of the Chicago Botanic Garden and Lawndale Christian Health Center. The Farm on Ogden is one of the
first of its kind in the nation to support and sustain a healthy urban community by bringing food,
health, and jobs together in one location. It is home to Windy City Harvest, the Garden’s urban
agriculture education and jobs-training initiative.

In coordination with the aquaponics production system launch, the Farm on Ogden is
offering two educational opportunities: a one-day workshop or three-day intensive course. The one-day
workshop is for participants interested in learning about the fundamental principles of aquaponics
production, as well as tips and tricks for building an at-home or small-scale aquaponics system. This
course, offered on June 8, October 12 and December 7, will include hands-on work with the nursery
system and the 52,000-gallon aquaponics production system.

The three-day intensive course is for aquaponics professionals, job seekers in the expanding controlled
environment growing industry, and people or educators interested in learning how to grow food more
sustainably in cold weather environments. This course, offered May 17-19, September 13-15 and
November 8-10, is a unique opportunity to learn the nuances of designing, building, and operating a
large-scale aquaponic production system and train on a system with an innovative filtration design not
seen in any of the existing training courses or aquaponics operations in the country.

For more information about opportunities to train on the state-of-the-art facility in Chicago,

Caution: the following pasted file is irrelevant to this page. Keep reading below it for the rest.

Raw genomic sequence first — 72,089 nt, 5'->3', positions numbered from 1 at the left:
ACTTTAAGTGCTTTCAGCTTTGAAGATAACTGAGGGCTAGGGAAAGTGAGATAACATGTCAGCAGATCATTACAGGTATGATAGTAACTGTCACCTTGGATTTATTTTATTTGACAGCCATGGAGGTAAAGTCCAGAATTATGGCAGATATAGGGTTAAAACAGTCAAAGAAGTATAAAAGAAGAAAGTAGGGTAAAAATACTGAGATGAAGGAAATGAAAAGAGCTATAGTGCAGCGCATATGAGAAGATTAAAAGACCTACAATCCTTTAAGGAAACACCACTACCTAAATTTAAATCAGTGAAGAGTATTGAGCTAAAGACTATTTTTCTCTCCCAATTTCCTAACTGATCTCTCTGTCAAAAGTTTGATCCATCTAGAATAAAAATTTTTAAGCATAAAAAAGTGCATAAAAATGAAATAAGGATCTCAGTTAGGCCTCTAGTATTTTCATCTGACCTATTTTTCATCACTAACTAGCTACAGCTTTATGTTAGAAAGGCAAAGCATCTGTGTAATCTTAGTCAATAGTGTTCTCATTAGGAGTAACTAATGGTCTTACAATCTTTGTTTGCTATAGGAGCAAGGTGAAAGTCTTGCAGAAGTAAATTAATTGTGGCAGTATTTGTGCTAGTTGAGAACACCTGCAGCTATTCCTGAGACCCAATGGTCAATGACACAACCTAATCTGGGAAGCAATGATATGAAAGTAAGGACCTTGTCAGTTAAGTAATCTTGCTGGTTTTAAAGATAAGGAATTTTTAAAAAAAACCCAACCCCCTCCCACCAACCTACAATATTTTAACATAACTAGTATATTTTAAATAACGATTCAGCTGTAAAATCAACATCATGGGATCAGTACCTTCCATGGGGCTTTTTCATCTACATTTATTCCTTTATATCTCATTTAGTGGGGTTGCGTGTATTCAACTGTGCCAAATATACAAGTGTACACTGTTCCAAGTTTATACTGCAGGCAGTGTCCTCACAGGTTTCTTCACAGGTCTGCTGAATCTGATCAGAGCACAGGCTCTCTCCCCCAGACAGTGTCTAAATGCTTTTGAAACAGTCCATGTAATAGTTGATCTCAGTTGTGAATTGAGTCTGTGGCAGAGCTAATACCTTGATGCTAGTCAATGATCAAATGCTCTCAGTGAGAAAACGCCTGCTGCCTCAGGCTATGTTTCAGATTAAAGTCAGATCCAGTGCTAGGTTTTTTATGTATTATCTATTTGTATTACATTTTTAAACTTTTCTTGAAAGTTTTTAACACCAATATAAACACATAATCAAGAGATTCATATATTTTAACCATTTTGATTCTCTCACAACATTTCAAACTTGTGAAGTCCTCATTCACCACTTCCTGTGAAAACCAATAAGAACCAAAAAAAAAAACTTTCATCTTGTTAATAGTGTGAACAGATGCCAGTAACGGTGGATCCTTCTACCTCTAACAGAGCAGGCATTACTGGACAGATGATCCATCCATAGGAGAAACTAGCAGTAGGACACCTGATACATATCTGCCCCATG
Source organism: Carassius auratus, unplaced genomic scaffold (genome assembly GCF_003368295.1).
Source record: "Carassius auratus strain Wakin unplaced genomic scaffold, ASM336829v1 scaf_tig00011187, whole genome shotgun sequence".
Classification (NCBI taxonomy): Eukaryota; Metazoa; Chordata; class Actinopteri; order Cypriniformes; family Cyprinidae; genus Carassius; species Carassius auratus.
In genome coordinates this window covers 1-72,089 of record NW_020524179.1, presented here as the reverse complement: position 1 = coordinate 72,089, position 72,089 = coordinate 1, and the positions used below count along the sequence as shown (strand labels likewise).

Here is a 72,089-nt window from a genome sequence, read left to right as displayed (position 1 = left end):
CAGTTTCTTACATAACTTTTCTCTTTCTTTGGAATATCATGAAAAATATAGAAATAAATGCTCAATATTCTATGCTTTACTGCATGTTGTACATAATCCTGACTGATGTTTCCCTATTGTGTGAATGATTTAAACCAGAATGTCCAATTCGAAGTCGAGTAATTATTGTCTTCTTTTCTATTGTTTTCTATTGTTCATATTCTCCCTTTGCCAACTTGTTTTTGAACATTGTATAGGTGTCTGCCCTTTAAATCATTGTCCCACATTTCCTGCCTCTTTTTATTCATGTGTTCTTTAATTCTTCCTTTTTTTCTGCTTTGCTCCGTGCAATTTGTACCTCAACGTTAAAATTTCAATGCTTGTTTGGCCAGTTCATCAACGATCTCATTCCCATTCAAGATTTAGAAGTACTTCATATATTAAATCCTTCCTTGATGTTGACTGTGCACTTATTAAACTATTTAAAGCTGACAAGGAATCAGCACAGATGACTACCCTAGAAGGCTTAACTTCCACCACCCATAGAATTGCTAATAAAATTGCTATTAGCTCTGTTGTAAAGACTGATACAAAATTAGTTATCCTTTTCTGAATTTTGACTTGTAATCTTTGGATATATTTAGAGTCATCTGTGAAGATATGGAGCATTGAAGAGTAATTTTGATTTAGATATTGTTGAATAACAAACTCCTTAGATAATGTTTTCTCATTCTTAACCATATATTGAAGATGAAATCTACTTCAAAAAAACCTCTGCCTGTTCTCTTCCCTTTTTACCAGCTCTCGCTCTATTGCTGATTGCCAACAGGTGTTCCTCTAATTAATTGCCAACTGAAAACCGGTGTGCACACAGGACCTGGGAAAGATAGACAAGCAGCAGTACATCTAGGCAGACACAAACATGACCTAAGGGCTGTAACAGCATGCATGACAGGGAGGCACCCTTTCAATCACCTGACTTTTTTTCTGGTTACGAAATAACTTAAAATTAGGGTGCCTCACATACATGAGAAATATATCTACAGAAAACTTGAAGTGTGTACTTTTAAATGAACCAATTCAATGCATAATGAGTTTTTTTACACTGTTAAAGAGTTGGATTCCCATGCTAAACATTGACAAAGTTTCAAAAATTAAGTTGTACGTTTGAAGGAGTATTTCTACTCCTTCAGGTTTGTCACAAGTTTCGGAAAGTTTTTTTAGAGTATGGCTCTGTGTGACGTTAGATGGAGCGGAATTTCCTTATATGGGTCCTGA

visit chicagobotanic.org/urbanagriculture/aquaponics.

Take the Global Aquaponic Practitioner Survey

Click: Head to the Global Aquaponic Practitioner Survey

A group of researchers from the University of Washington on an international project – Cityfood – is running a global aquaponics survey.

This survey will provide researchers with real-world information about existing aquaponic systems and farms which define current practices. Using results from this survey, researchers aim to connect and empower aquaponic farmers, researchers and decision-makers.

The survey only takes 15-20 minutes to complete and will help researchers compile a report on the state of the field. As a participant, you will receive access to the report immediately after its release.

The Cityfood interdisciplinary team of aquaculture specialists, architects, and urban planners is jointly supported by the US National Science Foundation and the EU Sustainable Urbanisation Global Initiative/ Belmont Forum. This cohort sees aquaponics as a promising technology that can simultaneously address global challenges in the food, water, and energy sectors.

Survey link: https://redcap.csde.washington.edu/surveys/index.php?s=FRK4HKX78L